With Kennedy stinging Randolph’s hands with a fierce late shot and scuffing another effort after beating a couple of opponents in thrilling style, there could have been more goals. There haven’t been many games this season that could qualify as being comfortable, but this was one of them – like many others, I’ve been very critical of the team at times over the past few months, but they played well for forty five minutes yesterday and so deserve the plaudits that will come their way.

* pictures courtesy of

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6 Responses to City eventually get it right to finish off a fine week.

  1. Graham says:

    Well yes, but .. we will have got it right only if from now on Ralls and Kennedy and Fabio start, no matter who doesn’t because they do .. and Jones “played” throughout as if he not only didn’t expect to be there but didn’t want to be .. Revell and Doyle please from now on until Mason is fit enough, but I hope I never have to watch Jones in a City shirt again ..

    .. and Connolly on loan for “business reasons” isn’t really bizarre since Mr.Tan is a business man, and football is, and always has been, for him a newly discovered way of making more money – hasn’t worked out so far but if we still have Marshall and Manga [and a few others ..] in City shirts next season, we’ll be lucky!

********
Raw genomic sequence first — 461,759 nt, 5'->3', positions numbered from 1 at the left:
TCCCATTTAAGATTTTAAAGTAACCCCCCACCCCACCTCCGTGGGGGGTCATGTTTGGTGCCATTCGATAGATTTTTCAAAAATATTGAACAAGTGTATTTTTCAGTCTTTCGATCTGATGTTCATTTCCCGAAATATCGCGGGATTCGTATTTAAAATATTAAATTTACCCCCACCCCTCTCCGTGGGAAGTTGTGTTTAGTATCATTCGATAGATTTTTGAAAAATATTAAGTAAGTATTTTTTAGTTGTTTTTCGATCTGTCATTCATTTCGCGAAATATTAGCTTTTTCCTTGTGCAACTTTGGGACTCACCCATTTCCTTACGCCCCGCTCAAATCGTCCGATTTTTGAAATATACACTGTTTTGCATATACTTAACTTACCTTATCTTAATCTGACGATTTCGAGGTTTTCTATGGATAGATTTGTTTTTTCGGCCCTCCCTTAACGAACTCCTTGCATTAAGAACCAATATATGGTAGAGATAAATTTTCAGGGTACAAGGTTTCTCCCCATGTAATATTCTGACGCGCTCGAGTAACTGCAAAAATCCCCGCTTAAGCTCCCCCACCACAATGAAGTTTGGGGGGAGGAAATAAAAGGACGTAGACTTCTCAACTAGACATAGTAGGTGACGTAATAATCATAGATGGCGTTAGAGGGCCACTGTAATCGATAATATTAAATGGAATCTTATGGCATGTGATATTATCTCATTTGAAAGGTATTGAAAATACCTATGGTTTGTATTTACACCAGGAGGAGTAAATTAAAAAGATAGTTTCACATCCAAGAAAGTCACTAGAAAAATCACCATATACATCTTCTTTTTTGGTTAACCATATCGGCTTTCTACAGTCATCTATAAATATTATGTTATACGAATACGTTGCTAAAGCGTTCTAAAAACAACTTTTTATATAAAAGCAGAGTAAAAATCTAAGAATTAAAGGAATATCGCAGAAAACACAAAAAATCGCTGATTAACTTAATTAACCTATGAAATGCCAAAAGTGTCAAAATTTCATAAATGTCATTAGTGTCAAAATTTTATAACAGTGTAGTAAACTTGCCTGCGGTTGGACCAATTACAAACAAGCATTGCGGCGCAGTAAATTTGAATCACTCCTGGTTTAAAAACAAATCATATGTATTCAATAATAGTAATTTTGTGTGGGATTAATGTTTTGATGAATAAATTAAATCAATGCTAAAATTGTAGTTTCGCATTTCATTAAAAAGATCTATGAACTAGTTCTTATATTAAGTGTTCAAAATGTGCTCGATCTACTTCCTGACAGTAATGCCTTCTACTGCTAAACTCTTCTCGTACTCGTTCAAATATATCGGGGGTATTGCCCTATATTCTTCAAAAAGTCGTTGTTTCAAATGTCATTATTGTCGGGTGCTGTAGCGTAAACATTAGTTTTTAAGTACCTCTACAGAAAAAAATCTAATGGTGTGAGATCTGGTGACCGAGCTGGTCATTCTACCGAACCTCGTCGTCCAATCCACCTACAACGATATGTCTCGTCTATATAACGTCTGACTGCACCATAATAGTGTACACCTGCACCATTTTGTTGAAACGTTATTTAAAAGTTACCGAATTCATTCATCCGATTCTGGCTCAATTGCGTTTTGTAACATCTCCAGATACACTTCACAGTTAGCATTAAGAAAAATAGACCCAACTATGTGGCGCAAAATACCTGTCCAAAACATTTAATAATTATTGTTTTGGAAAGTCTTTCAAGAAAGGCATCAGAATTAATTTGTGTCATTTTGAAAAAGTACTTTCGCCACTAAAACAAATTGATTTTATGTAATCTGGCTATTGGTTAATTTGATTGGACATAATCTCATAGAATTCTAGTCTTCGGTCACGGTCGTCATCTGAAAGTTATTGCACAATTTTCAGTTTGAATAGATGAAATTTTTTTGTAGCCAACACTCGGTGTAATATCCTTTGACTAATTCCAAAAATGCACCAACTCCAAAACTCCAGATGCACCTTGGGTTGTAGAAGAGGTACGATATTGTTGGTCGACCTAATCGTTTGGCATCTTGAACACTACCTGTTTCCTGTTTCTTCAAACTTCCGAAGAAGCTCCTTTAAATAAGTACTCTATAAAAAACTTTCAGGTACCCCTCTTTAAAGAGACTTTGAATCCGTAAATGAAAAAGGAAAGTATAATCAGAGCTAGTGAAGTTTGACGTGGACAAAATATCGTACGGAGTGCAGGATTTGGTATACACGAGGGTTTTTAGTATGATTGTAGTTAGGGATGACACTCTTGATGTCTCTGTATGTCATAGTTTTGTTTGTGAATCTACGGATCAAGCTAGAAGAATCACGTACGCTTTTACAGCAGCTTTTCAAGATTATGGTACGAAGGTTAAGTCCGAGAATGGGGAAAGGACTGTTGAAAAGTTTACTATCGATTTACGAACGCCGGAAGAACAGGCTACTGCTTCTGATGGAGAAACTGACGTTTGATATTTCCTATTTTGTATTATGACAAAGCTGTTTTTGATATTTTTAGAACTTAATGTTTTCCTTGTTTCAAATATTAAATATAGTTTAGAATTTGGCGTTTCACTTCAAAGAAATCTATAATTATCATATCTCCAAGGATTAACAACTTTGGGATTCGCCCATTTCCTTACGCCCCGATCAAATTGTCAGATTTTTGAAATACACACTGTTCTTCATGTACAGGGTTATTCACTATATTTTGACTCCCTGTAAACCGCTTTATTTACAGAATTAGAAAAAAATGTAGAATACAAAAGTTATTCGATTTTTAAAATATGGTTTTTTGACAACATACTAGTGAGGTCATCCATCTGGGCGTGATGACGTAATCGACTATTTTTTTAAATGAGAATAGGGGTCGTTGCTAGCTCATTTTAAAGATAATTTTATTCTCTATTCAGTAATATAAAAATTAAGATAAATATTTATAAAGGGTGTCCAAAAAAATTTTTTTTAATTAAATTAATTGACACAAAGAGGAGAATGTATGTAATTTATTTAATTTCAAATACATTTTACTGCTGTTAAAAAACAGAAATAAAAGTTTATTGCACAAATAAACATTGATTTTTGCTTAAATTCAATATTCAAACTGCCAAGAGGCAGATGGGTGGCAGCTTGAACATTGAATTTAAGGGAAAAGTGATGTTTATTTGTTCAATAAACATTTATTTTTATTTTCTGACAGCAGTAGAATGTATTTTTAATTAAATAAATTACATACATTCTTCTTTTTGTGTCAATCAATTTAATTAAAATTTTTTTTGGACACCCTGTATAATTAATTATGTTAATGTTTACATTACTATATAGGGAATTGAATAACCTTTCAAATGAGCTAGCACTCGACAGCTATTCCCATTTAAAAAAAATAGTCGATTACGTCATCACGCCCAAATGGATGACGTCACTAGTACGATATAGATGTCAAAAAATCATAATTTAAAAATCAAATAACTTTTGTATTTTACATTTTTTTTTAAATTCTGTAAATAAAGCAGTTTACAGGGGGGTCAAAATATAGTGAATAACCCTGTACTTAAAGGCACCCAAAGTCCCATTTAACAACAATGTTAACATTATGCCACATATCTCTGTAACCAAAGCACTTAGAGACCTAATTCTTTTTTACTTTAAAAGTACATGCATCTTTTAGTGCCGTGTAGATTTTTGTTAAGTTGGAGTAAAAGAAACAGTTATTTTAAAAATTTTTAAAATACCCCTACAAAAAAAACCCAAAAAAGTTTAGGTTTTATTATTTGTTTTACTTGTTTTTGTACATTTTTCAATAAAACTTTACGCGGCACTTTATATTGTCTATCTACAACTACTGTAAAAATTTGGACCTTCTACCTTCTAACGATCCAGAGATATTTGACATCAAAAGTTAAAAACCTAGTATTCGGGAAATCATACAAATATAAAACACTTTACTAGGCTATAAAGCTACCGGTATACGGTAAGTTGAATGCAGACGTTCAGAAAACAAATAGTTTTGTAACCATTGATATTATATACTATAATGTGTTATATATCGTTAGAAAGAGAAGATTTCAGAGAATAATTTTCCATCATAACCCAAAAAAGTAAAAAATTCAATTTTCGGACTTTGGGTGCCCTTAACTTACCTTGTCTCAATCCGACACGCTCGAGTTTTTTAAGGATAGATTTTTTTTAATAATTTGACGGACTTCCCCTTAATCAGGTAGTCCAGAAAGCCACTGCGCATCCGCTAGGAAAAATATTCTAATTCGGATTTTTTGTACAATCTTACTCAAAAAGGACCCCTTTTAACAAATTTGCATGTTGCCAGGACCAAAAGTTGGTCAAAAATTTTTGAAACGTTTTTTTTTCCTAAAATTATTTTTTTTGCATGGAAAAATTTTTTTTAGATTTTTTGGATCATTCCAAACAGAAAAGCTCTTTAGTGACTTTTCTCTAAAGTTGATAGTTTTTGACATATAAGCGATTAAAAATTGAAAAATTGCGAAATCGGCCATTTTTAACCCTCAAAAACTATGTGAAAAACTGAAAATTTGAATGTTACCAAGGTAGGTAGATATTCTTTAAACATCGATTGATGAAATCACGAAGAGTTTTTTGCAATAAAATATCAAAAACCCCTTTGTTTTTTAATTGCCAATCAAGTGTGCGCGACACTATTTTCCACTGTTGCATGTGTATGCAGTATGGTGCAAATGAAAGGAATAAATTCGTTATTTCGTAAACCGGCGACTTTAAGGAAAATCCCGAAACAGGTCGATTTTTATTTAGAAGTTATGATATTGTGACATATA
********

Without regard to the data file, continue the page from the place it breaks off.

2. Anthony O'Brien says:

    Much better from Cardiff – and from the Cardiff fans! As I’ve mentioned several times Fabio’s performance showed he is more at home as a right back than a left back, and from this point of view the loan deal for Connolly makes sense not only for financial reasons but football ones too. Cardiff now have two good right backs who can also play on the left when needed. Having said this, I was also pleased with Malone’s performance, although there still seems to be a lack of support for him from others in the team. This is something which Bournemouth tried to exploit, especially in the first half, on Tuesday, and which Birmingham tried with less success on Saturday. In the seventeenth minute, for example, Malone was defending on the outside when the ball was passed inside to a Birmingham player. Peter Whittingham stood off and failed to close down that player, who was then able to get a telling cross into the Cardiff box. Joe Ralls, too, while doing well generally seemed at times to be pushed off the ball rather too easily.